What are the symptoms of measles?
Measles typically begins with a fever, followed by cough, runny nose, sore throat and/or red, watery eyes. Two or three days after symptoms begin, tiny white spots may appear inside the mouth. Three to five days after symptoms begin a rash appears. The rash begins as flat red spots that appear on the face at the hairline and spread downward to the neck, trunk, arms, legs, and feet. Small raised bumps may also appear on top of the flat red spots. The spots may become joined together as they spread from the head to the rest of the body. When the rash appears, a person’s fever may spike to more than 104° F. After a few days, the fever subsides and the rash fades.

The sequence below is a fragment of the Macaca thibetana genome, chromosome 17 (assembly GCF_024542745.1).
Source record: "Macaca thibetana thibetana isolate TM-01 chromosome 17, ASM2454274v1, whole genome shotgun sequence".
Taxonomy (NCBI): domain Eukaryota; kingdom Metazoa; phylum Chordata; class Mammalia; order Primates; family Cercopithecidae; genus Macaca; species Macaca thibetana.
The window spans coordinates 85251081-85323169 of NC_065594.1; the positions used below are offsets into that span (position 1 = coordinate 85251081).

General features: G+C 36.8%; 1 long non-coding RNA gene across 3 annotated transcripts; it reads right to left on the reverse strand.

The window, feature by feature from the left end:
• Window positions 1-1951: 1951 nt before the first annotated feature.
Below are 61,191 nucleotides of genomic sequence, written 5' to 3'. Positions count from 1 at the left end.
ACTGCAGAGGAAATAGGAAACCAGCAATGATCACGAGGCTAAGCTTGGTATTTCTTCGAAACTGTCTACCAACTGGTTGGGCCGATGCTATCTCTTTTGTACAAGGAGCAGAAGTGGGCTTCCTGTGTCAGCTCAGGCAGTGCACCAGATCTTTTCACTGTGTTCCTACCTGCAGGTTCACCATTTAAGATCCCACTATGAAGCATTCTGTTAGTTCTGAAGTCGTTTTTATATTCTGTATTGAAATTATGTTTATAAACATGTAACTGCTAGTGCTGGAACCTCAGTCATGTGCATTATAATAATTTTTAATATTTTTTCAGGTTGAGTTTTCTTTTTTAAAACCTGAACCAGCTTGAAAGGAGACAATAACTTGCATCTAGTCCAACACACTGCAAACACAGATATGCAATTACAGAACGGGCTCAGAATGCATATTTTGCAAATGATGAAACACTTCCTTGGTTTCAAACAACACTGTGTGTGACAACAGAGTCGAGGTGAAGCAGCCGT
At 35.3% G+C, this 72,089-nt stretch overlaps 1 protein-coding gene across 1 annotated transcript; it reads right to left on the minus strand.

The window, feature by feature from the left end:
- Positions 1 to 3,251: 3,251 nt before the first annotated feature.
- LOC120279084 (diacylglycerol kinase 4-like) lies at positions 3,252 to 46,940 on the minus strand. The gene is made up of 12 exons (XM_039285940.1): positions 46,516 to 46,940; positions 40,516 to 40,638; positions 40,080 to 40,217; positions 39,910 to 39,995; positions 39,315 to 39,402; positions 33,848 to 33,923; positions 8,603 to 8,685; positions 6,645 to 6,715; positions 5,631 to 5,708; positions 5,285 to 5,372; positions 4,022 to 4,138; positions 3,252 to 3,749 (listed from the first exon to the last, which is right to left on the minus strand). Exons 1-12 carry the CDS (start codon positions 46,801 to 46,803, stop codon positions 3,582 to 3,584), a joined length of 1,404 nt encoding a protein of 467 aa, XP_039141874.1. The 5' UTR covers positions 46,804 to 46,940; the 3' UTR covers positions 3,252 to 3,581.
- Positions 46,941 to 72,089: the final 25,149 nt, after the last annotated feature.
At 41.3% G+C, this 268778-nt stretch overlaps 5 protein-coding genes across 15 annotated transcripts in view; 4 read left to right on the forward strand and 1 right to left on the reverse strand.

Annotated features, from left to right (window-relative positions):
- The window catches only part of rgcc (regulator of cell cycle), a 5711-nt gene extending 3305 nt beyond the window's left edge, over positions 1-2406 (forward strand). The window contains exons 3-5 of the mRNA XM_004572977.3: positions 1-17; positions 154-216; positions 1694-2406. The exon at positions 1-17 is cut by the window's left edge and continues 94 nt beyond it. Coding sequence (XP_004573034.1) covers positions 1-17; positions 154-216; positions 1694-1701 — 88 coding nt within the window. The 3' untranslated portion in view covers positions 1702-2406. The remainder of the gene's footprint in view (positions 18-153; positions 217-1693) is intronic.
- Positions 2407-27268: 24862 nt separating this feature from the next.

Who gets measles?
People who have never received a measles-mumps-rubella (MMR) vaccine or who are not up-to-date on their MMR have the highest risk of acquiring measles. Particularly, children less than 12 months of age, who are not old enough to receive MMR, and immunocompromised persons have an increased risk.
What complications are associated with measles?
Complications from measles are more common among children less than 5 years of age and adults 20 years of age and older and are highest in infants, unimmunized pregnant women, and immunocompromised persons. Diarrhea, middle ear infection, and pneumonia are the most commonly reported complications. More severe, but less common complications include inflammation of the brain (encephalitis), seizures, and death.
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